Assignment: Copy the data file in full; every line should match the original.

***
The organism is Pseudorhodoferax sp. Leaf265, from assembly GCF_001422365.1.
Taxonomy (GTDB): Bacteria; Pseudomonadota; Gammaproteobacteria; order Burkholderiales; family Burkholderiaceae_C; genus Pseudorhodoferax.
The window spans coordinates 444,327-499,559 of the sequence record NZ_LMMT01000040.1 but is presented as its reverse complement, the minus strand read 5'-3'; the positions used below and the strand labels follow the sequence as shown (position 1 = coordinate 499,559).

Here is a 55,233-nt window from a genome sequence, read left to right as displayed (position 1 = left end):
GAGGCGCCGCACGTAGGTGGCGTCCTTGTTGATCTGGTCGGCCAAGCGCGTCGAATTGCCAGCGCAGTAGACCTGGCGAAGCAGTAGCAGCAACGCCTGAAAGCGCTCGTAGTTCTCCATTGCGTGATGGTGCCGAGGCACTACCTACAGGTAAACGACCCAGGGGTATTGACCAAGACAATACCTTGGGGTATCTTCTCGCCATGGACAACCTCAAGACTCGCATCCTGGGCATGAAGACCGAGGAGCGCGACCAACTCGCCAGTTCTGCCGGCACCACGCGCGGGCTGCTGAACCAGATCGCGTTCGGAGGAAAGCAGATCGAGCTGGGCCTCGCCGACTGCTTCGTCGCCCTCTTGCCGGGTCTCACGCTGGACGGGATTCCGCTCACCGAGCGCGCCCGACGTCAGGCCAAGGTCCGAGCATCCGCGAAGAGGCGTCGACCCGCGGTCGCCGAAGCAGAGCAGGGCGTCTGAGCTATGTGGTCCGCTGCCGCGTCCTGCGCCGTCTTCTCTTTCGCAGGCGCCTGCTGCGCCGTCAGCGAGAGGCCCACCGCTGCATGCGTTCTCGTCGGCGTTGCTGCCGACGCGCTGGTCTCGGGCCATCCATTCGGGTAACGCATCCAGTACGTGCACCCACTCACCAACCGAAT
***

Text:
The organism is Pseudorhodoferax sp. Leaf265, from assembly GCF_001422365.1.
Taxonomy (GTDB): Bacteria; Pseudomonadota; Gammaproteobacteria; order Burkholderiales; family Burkholderiaceae_C; genus Pseudorhodoferax.
The window spans coordinates 444,327-499,559 of the sequence record NZ_LMMT01000040.1 but is presented as its reverse complement, the minus strand read 5'-3'; the positions used below and the strand labels follow the sequence as shown (position 1 = coordinate 499,559).

Here is a 55,233-nt window from a genome sequence, read left to right as displayed (position 1 = left end):
GAGGCGCCGCACGTAGGTGGCGTCCTTGTTGATCTGGTCGGCCAAGCGCGTCGAATTGCCAGCGCAGTAGACCTGGCGAAGCAGTAGCAGCAACGCCTGAAAGCGCTCGTAGTTCTCCATTGCGTGATGGTGCCGAGGCACTACCTACAGGTAAACGACCCAGGGGTATTGACCAAGACAATACCTTGGGGTATCTTCTCGCCATGGACAACCTCAAGACTCGCATCCTGGGCATGAAGACCGAGGAGCGCGACCAACTCGCCAGTTCTGCCGGCACCACGCGCGGGCTGCTGAACCAGATCGCGTTCGGAGGAAAGCAGATCGAGCTGGGCCTCGCCGACTGCTTCGTCGCCCTCTTGCCGGGTCTCACGCTGGACGGGATTCCGCTCACCGAGCGCGCCCGACGTCAGGCCAAGGTCCGAGCATCCGCGAAGAGGCGTCGACCCGCGGTCGCCGAAGCAGAGCAGGGCGTCTGAGCTATGTGGTCCGCTGCCGCGTCCTGCGCCGTCTTCTCTTTCGCAGGCGCCTGCTGCGCCGTCAGCGAGAGGCCCACCGCTGCATGCGTTCTCGTCGGCGTTGCTGCCGACGCGCTGGTCTCGGGCCATCCATTCGGGTAACGCATCCAGTACGTGCACCCACTCACCAACCGAAT